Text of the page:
It's like saying: yes, you can buy our new car, but, you know, we can't guarantee 100% it will work properly. It'll be just a word of mouth assurance. If you want that guarantee you have to pay an extra amount for a safety/efficiency check. On a brand new car? Are we kidding?

 

 

 

I disagree, you're paying for all the infrastructure necessary for tracebility, NIST memberships/certifications etc. That's like saying you shouldn't pay more for products produced in a GFSI facility. Yes all food purchased should already be safe, but the GFSI certification costs the manufacturer money, and it needs to be paid for with pricing/opportunities.


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#7 NicoD

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Posted 23 January 2018 - 04:31 PM

 

 

 

I disagree, you're paying for all the infrastructure necessary for tracebility, NIST memberships/certifications etc. That's like saying you shouldn't pay more for products produced in a GFSI facility. Yes all food purchased should already be safe, but the GFSI certification costs the manufacturer money, and it needs to be paid for with pricing/opportunities.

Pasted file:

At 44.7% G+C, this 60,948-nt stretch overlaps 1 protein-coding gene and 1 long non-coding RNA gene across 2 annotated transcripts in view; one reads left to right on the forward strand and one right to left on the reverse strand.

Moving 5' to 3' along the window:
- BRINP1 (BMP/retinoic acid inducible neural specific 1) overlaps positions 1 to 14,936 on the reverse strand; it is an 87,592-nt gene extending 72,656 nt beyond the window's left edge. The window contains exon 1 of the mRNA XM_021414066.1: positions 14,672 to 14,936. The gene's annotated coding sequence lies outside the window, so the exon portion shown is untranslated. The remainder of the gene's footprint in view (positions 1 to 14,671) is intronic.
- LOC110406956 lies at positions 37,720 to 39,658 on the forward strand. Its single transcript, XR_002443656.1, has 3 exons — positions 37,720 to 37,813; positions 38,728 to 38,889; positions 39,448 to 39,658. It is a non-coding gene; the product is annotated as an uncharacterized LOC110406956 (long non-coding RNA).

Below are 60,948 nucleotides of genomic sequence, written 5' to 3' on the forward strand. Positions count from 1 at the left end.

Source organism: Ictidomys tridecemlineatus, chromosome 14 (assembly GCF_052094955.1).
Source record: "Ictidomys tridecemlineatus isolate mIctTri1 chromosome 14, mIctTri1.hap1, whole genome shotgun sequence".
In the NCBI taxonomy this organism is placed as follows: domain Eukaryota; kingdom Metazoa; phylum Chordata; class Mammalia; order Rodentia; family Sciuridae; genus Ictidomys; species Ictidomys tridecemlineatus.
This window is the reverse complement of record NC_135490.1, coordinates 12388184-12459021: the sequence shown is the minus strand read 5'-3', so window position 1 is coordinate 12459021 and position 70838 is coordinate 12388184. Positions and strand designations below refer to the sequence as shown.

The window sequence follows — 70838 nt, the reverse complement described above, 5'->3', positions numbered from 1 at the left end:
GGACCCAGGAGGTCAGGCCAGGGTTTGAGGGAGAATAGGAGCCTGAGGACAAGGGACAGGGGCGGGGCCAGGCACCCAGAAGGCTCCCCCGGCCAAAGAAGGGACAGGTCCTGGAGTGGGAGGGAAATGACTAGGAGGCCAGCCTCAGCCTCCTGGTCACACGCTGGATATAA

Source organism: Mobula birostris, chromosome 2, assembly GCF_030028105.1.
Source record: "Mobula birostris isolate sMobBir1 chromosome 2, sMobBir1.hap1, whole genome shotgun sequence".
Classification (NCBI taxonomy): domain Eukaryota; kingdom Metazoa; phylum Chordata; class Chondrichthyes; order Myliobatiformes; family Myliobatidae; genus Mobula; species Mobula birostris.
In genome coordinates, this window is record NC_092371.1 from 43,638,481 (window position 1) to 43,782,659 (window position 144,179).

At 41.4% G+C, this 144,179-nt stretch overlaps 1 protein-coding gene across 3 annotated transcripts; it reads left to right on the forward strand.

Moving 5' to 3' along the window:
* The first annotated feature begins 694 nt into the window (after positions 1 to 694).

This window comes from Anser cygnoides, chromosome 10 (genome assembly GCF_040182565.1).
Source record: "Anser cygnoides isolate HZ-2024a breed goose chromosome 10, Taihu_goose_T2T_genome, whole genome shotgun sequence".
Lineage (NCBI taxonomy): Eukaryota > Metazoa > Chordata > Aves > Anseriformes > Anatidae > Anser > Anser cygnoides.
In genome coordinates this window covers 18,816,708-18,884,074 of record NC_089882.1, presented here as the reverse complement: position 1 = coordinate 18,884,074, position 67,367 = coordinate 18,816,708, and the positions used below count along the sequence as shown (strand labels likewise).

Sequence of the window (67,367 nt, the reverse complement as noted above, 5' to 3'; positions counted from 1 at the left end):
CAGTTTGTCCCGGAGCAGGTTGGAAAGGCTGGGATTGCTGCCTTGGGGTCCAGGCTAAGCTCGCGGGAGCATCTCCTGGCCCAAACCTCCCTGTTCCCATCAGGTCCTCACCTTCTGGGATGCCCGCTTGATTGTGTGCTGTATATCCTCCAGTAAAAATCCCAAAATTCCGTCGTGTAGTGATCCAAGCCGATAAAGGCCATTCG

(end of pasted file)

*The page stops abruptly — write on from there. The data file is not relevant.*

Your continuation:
This debate is getting interesting :spoton:, thanks FurFarmandFork.

I see your point, just think the example you used is not exactly pertinent with the issue here.

 

Between a GFSI certified food product and a "normal" food product, there's a huge range of difference. You can sell foods that are not GFSI certified and still are offering the main good: food.

GFSI certification is an extra value that is added to the food. But the food is there, at least it's not spoiled.